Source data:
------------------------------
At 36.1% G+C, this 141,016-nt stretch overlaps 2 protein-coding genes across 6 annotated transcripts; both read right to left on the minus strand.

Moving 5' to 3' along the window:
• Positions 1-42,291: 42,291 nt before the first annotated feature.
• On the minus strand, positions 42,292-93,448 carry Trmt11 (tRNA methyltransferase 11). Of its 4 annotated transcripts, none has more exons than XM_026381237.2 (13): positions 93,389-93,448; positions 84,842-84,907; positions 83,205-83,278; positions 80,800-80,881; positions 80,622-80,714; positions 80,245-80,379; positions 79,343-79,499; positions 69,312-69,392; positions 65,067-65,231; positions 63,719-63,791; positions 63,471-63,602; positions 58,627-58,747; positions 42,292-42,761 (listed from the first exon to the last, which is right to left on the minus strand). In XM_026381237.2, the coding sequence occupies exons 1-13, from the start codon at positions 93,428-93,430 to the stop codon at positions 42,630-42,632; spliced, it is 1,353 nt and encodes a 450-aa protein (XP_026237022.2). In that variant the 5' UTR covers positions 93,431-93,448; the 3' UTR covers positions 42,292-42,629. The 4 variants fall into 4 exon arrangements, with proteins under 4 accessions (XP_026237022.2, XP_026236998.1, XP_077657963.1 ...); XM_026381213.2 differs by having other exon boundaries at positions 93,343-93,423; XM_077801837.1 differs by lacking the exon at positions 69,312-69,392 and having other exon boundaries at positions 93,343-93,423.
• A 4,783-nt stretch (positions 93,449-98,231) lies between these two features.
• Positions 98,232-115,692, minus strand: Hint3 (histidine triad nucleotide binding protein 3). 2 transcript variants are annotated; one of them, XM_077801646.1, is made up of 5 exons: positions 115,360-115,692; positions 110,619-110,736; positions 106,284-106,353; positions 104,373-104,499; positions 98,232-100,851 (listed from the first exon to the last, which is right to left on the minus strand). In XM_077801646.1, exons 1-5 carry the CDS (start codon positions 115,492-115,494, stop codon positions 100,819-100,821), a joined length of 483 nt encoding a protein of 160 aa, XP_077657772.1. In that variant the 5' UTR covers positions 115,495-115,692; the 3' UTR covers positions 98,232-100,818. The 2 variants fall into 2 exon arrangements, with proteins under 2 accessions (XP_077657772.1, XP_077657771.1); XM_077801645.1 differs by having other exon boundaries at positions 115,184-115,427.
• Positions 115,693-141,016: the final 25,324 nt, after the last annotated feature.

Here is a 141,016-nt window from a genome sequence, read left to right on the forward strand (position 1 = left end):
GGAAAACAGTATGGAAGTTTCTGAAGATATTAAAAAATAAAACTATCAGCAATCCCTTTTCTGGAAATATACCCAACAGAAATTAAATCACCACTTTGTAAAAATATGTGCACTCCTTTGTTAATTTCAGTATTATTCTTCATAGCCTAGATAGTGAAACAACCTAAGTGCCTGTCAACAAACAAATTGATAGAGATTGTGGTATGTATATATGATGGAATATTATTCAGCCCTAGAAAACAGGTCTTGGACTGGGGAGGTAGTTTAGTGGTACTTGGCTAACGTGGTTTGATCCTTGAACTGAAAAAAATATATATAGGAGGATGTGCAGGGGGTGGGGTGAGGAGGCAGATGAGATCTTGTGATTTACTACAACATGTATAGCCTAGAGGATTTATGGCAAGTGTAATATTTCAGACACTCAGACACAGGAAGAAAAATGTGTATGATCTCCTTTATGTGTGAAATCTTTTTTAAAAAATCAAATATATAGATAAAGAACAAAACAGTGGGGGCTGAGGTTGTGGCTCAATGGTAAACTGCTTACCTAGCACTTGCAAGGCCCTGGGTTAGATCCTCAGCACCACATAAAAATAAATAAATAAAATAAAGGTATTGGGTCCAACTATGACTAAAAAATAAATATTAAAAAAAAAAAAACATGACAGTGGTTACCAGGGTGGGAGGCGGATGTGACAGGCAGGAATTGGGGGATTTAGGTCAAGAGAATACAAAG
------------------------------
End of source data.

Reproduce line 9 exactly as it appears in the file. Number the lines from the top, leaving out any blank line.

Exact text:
GGAAAACAGTATGGAAGTTTCTGAAGATATTAAAAAATAAAACTATCAGCAATCCCTTTTCTGGAAATATACCCAACAGAAATTAAATCACCACTTTGTAAAAATATGTGCACTCCTTTGTTAATTTCAGTATTATTCTTCATAGCCTAGATAGTGAAACAACCTAAGTGCCTGTCAACAAACAAATTGATAGAGATTGTGGTATGTATATATGATGGAATATTATTCAGCCCTAGAAAACAGGTCTTGGACTGGGGAGGTAGTTTAGTGGTACTTGGCTAACGTGGTTTGATCCTTGAACTGAAAAAAATATATATAGGAGGATGTGCAGGGGGTGGGGTGAGGAGGCAGATGAGATCTTGTGATTTACTACAACATGTATAGCCTAGAGGATTTATGGCAAGTGTAATATTTCAGACACTCAGACACAGGAAGAAAAATGTGTATGATCTCCTTTATGTGTGAAATCTTTTTTAAAAAATCAAATATATAGATAAAGAACAAAACAGTGGGGGCTGAGGTTGTGGCTCAATGGTAAACTGCTTACCTAGCACTTGCAAGGCCCTGGGTTAGATCCTCAGCACCACATAAAAATAAATAAATAAAATAAAGGTATTGGGTCCAACTATGACTAAAAAATAAATATTAAAAAAAAAAAAACATGACAGTGGTTACCAGGGTGGGAGGCGGATGTGACAGGCAGGAATTGGGGGATTTAGGTCAAGAGAATACAAAG